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Where do the Nationals fit among D.C.’s pro sports teams?
When Washington Nationals general manager Mike Rizzo made a preseason prediction that Nationals Park would become "the ticket in town" — and team manager Davey Johnson subsequently called Washington "a baseball town, not a football town" — both men raised eyebrows.
Washington — first in war, first in peace, and last in the American League — a baseball town?
For decades, the question was moot, as relevant as, Can Omaha become a leading Spring Break destination? After all, Washington lacked a major league franchise — and even when the Montreal Expos became the Nationals in 2005, ending the city's 33-year baseball drought, poor play and civic apathy soon followed, season after slouching season, as seemingly inevitable as muggy August afternoons.
The Nationals are 18-10, tied for the third-best record in the majors. Between rookie sensation Bryce Harper and pitching phenom Stephen Strasburg, the Nationals have what Sports Illustrated writer Tom Verducci calls "already two of the five biggest drawing cards" in the sport.
Last weekend, the Nationals won two of three games against the Philadelphia Phillies, the five-time defending NL East champions and reigning neighborhood bullies. More importantly, turnout was high — 106,931 fans over three days, the second largest total for a Nationals home series in April or May — and loudly favored the home team, reversing a trend of Phillies fans overrunning Nationals Park in recent seasons.
A losing legacy
For most of Washington's history, baseball has meant two things: (a) Losing; (b) All of the above.
Granted, Washington baseball was once respectable. Behind Hall of Famers such as Walter Johnson, the Senators captured the 1924 World Series and the American League pennant in 1925 and 1933.After losing the 1933 World Series to the New York Giants, however, the team slid into prolonged ineptitude.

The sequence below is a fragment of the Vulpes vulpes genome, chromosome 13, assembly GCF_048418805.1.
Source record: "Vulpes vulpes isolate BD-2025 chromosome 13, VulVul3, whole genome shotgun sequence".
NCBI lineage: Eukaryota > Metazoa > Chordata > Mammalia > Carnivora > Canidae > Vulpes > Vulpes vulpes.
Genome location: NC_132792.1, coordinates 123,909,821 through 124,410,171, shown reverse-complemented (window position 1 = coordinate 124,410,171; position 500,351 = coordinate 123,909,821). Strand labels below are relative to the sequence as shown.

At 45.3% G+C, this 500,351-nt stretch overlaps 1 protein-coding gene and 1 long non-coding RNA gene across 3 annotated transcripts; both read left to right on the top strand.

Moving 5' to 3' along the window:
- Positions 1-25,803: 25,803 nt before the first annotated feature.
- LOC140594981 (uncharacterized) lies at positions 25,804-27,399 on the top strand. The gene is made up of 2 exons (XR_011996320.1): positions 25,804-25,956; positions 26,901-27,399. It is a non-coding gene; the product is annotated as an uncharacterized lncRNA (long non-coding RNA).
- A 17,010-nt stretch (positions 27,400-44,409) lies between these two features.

When the Senators moved to Minnesota in 1961, their expansion replacements proved equally inept. (They'd been rushed into existence to protect Major League Baseball's Congressional antitrust exemption — and could anything be more Washington?) The club enjoyed a single winning season over 11 years and ultimately bolted for Texas, though not before angry fans stormed the field and forced a forfeit loss to the Yankees in their final game.
Since arriving from Montreal, the current Nationals haven't been much better, with a moderately successful inaugural campaign giving way to six straight losing seasons and the team finishing in the bottom third of attendance among NL clubs despite playing in a new ballpark.
Last year, the Nationals even had the smallest number of Facebook fans of any MLB franchise — with just more than 76,000, they weren't even in the, er, same league as the Yankees' majors-leading 3.3 million.
"Washington has never really had a championship baseball club, per se," said manager Davey Johnson, a former Senators batboy who grew up in the area. "Back in the 1950s, my next door neighbor was a pitcher for the [Senators]. I remember him balking with the bases loaded against the Yankees." Johnson played for the Orioles from 1965 to 1972.
"When I was a rookie in Baltimore, I was a football fan, a Baltimore Colts fan," he said. "They had [Hall of Fame quarterback] Johnny Unitas and company. I became a basketball fan when the [Baltimore] Bullets had Wes Unseld and Kevin Loughery and Earl "the Pearl" [Monroe]. Because they won."
Mediocre, absentee baseball left locals looking elsewhere, investing their athletic passions in a series of short-term flings — the Gilbert Arenas-era Washington Wizards; the currently contending Washington Capitals — and an enduring, up-and-down love affair with the Washington Redskins.
Thanks largely to three Super Bowl victories, the District is a place where Redskins owner Daniel Snyder is as polarizing as the Affordable Care Act; where conservative pundit-cum-baseball nerd George Will once ranked the team's importance as "just below the president, and well ahead of the vice president"; where President Richard Nixon famously proved Mr. Will's point by diagramming a Super Bowl play for former coach George Allen; where not one but two 24-hour sports talk radio stations devote more bandwidth to quarterback controversies than YouTube does to kitten videos.
The Redskins may not always be the best sports boyfriend — see Haynesworth, Albert — but hey, at least they've been around.
"It's an obsessive Redskins town, completely intertwined in people's hearts and souls," said MLB.com baseball writer Richard Justice, formerly of The Washington Post. Hate or love, I could never tell which — but I can't imagine a place that cares more about football."